Thursday, July 16, 2020

If this is Thursday it must be postcards, 460

Logo, Alaska Yukon Pacific Expo, 1909
[found on the reverse of the postcards]

Here are five postcards with night views of the 1909 Alaska Yukon Pacific Exposition grounds.  Frank H. Nowell was the official fair photographer.  The cards were published by the Portland Post Card Co. of Portland, Oregon and made in Germany.  These postcards were in the scrapbook collection of Dick Thompson.  Unfortunately Dick had trimmed the cards to fit the pages of his book but the pictures still provide a glimpse of what the buildings looked like all lit up at night. 

The fair grounds may have been one of the first places in the city to have outside lights at night.  Beginning in 1898 The Seattle Electric Company held the contract for the streetcar lines and controlled the electrical grid in the city.  Seattle City Light was formed in 1910.  

One mishap at the fair occurred on opening night during a concert featuring the noted Russian baritone, Albert Janpolski.  When the first song ended all the lights went out.  The audience waited 15 minutes until it was announced that the concert would be rescheduled for later in the week.  It was pouring rain outside and fair attendees faced a bottleneck at the turnstiles and then at the streetcar terminals.  The Seattle Electric Company had scheduled the cars to arrive at regular intervals but that could not accommodate the tens of thousands of people to leaving en masse.  The power blackout was the result of a grounded power wire that caused the current to flow through the soaked earth and effectively electrified the grass.  The power to all the buildings was shut off so the defective wire could be found.  Over 20,000 lights were used to illuminate and decorate the buildings on the fair grounds.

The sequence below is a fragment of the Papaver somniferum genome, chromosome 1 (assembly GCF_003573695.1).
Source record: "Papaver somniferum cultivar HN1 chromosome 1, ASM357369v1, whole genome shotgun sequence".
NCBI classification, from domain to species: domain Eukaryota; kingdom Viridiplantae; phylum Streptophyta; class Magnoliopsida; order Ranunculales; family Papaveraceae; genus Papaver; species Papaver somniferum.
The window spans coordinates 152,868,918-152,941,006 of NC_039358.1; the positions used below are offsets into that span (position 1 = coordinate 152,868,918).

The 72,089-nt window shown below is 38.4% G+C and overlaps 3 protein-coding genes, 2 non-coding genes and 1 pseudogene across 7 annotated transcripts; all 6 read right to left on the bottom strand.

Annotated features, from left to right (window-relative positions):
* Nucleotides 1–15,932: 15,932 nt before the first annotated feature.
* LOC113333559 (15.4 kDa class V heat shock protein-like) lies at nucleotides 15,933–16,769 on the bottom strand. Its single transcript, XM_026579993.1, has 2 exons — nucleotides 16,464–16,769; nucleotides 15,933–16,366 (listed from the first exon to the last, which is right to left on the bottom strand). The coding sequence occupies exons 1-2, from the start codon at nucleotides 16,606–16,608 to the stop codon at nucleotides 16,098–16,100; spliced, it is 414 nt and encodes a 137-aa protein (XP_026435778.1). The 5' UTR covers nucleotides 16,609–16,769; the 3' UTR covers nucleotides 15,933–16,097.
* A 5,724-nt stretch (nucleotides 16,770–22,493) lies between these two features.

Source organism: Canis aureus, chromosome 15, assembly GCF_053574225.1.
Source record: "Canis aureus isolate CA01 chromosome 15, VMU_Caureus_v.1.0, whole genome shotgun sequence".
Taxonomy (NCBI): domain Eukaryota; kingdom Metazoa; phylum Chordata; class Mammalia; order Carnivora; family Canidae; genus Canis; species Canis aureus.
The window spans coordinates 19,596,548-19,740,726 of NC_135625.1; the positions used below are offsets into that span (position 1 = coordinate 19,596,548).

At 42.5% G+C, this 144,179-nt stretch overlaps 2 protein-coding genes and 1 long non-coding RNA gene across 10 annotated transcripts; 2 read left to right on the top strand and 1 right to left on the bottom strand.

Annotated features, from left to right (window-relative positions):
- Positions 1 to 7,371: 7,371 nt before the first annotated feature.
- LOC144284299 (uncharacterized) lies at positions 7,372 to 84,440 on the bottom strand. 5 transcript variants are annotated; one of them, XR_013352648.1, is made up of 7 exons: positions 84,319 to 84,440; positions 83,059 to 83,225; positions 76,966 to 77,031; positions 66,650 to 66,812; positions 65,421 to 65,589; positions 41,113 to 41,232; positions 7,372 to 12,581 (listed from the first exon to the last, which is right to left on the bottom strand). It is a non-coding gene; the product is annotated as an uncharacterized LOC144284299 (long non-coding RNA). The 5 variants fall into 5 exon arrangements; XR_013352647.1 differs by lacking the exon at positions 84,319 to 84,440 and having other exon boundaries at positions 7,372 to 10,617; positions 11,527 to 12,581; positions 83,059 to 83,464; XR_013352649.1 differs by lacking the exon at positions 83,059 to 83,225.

Washington State Building, Alaska Yukon Pacific Expo, 1909

The Washington State Building was lavishly furnished and was used as a host building for various ceremonies.  There were no Washington State displays or exhibits within its walls, those were found in the Forestry Building and other places.  After the fair the building was used as the University of Washington Library until 1927 when it became the home of the Washington State Museum.  

Oregon State Building, Alaska Yukon Pacific Expo, 1909

David Chambers Lewis, a Portland, Oregon architect, designed the Oregon Building.  It resembled Monticello and featured paired columns.  This building housed exhibits during the fair but was demolished in 1917.

Agriculture Building, Alaska Yukon Pacific Expo, 1909

The Agriculture Building and the Manufacturers Buildings bracketed the Cascade Basin and were mirror images.  Another mishap happened on opening day when a 3 year girl dropped her rubber ball in the basin and fell into the water trying to retrieve it.  A man from Walla Walla jumped in and rescued her.  Today the basin is Frosh Pond on the University of Washington campus.

Manufacturers Building and Cascade Basin, Alaska Yukon Pacific Expo, 1909

U.S. Government Building, Alaska Yukon Pacific Expo, 1909

Even though the Government Building had exterior lights, this view shows the interior of the building illuminated but not the outside lights that were similar to the other buildings on the fair grounds. 

All these cards are unused, have the official logo and were numbered.

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